One of the biggest benefits are, especially with a one meal a day in the evening, you gain back so much time. Especially I was in college., driving back and forth. I didn’t have to plan breakfast and plan snacks and plan lunch. I just had time. So, it was really wonderful. I’ve been doing it ever since then, haven’t really stopped and started the Intermittent Fasting Podcast about three years ago. What was the question about it beyond that?
Cynthia Thurlow: No, I was just curious how long you’ve been fasting, because I think people come to fasting for different reasons. My listeners know this, I came to fasting because I hit the perimenopause wall literally, and I had had multiple people just innocently recommended in a one-week span of time, so I spent time– I bought Jason Fung’s book and dove into it. I was like, “Okay, there’s a healthcare provider who’s advocating this lifestyle.” I always think of him as the modern-day father of intermittent fasting. That was six years ago, and now it’s obviously become something that I’m well known for, but I know so much more about it because I think there’s a very surface level of fasting that most people know and that’s as much as they want to know. At the time, I didn’t really necessarily understand the deeper science and the impact on the mitochondria. I just took it as, like, “This works really well and I don’t have to worry about eating breakfast. I get so much more done in the morning and I don’t have to worry about carting food around.” That was something– as a healthcare provider, to cart food around is not convenient. [crosstalk] -wants to see you bringing little– like, I would bring little Pyrex boxes of salad and snacks because that’s what we were conditioned to believe, was to be eating every two or three hours, and before and after the gym and all these other things. For me, it was a lot of food freedom.
But the longer I’ve been doing it, the more intuitive is become. Like I mentioned to you, I had a feast day on Saturday, which is a day when I eat up my carbs or my protein. I was like, “Okay, well, tomorrow, I’m going to do a long fast.” I did a 30-hour fast and a Monday, and then I just broke my fast before we started recording. To me, it’s just nice not having to worry about one more thing. In our otherwise very busy lives, it’s super helpful.
When we pivot and talk about metabolic flexibility, and what does that represent to you and intermittent fasting, we also tend to focus a lot on blood sugar. Metabolic flexibility, being able to utilize fats and carbohydrates for fuel. I think people think now carbs are all bad, and fats are all good, and it’s really not as simplistic as that.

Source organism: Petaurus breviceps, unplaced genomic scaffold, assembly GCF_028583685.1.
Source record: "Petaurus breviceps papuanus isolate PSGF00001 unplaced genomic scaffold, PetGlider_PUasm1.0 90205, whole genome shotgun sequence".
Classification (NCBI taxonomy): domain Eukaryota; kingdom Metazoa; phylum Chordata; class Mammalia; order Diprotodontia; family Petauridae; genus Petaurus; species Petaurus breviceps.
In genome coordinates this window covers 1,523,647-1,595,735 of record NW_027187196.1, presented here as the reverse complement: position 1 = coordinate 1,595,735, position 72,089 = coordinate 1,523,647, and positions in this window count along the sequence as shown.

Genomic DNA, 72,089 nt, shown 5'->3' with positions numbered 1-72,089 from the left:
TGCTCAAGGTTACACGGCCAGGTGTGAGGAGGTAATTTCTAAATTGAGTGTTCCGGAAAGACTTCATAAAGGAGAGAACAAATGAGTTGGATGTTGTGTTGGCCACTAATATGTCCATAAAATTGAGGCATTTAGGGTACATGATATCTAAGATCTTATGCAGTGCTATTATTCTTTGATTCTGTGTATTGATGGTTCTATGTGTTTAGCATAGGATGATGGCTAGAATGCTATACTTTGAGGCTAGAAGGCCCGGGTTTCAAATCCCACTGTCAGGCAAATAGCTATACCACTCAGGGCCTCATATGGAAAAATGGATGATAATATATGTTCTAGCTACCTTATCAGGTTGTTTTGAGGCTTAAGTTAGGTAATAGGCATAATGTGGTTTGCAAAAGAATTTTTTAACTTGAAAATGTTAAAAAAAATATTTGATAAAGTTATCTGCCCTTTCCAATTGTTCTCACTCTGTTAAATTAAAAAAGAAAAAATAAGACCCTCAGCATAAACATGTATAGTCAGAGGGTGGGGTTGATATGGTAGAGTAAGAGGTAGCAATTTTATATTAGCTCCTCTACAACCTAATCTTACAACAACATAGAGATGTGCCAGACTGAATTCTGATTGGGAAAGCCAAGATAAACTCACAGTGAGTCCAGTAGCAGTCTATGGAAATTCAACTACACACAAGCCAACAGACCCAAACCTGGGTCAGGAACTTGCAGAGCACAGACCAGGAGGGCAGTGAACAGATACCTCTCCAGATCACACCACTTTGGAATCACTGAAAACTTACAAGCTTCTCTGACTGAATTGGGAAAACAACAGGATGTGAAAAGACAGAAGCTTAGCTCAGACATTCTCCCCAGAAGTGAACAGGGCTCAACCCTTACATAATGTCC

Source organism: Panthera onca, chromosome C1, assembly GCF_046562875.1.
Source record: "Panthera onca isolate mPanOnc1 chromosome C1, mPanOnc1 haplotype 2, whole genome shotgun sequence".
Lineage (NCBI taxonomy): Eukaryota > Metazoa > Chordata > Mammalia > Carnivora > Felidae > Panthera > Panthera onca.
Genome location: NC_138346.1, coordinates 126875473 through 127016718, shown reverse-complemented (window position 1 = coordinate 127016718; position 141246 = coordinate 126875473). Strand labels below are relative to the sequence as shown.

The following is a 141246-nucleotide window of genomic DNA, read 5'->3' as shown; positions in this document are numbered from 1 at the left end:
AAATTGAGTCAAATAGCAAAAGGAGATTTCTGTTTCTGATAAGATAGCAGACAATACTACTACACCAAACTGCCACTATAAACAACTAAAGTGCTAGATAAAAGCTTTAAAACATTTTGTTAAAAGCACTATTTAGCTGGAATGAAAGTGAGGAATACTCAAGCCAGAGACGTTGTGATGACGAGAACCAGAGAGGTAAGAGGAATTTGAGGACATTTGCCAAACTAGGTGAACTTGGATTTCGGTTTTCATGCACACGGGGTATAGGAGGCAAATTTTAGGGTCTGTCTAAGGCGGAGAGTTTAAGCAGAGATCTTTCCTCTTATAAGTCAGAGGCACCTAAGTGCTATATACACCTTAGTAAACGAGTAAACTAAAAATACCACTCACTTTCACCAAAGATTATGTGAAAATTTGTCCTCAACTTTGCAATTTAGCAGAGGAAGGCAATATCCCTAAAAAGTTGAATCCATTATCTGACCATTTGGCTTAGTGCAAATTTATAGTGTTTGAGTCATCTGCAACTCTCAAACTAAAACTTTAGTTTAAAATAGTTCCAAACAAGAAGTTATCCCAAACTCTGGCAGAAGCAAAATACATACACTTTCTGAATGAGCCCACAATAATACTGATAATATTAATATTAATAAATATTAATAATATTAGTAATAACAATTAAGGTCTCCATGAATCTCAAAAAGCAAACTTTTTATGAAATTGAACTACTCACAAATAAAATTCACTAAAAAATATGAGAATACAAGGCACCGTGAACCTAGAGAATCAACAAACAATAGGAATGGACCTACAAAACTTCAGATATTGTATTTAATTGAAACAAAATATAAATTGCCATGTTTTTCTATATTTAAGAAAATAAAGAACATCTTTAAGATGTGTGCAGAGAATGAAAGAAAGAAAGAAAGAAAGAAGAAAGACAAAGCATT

Melanie Avalon: Yeah, it’s funny. The diet I actually follow right now is I eat very high carb, low fat, which can seem scary to people, especially in the low carb world. But, yeah, this whole idea of metabolic flexibility and fuel substrates or–
Cynthia Thurlow: Just more statements when we talk about metabolic flexibility, what does that mean? There’s always this polarizing dogma of fats are good, carbs are bad, or fasting is good, not fasting is bad. Much to your point, you’ve experimented, I’ve experimented, finding what works for you and your body is really critical. I think the younger you are, the more metabolically flexible you are, the more carbohydrates you can consume. That has been my working hypothesis. The people who I see struggle the most with carbohydrates are oftentimes the people who are the least metabolically flexible. They’re usually the ones who were obese, and maybe they’re insulin resistant. So, kind of touching on these the N of 1, really the experimentation process, because I know that people that are listening don’t have the ability to see Melanie. Melanie is obviously a very healthy young person, and so it’s not at all surprising that the lower fat, higher carb works really well. I think that’s great. It’s all about finding what works best for us.
Melanie Avalon: Yeah, that’s 100% what I think. I keep going back to intuitively what our bodies are meant to do or made to do. We’re able and capable of running on all different macronutrients, fat, carbs, alcohol even [chuckles]. Protein is not ideal as an energy source, but in our modern environment– And then on top of that, our body fat is also meant to be energy, it’s meant to be used. it’s meant to be stored and used. It’s there for a purpose, to give us energy. The amount of energy we store in our body fat is shocking. I think it’s the equivalent of– an average person, and I realize people of all different levels, I’ve read that an average person has enough store body fat to walk like 1000 miles, just on that energy. In our modern environment where we’re eating 24/7, so we’re constantly in a storage mode, and also where we are eating a lot of carbs with fat together. We’re basically keeping on insulin, it’s stopping our fat cells from releasing energy, it’s stopping our glycogen, our carb stores from releasing carbs. It’s putting us into a perpetual storage mode.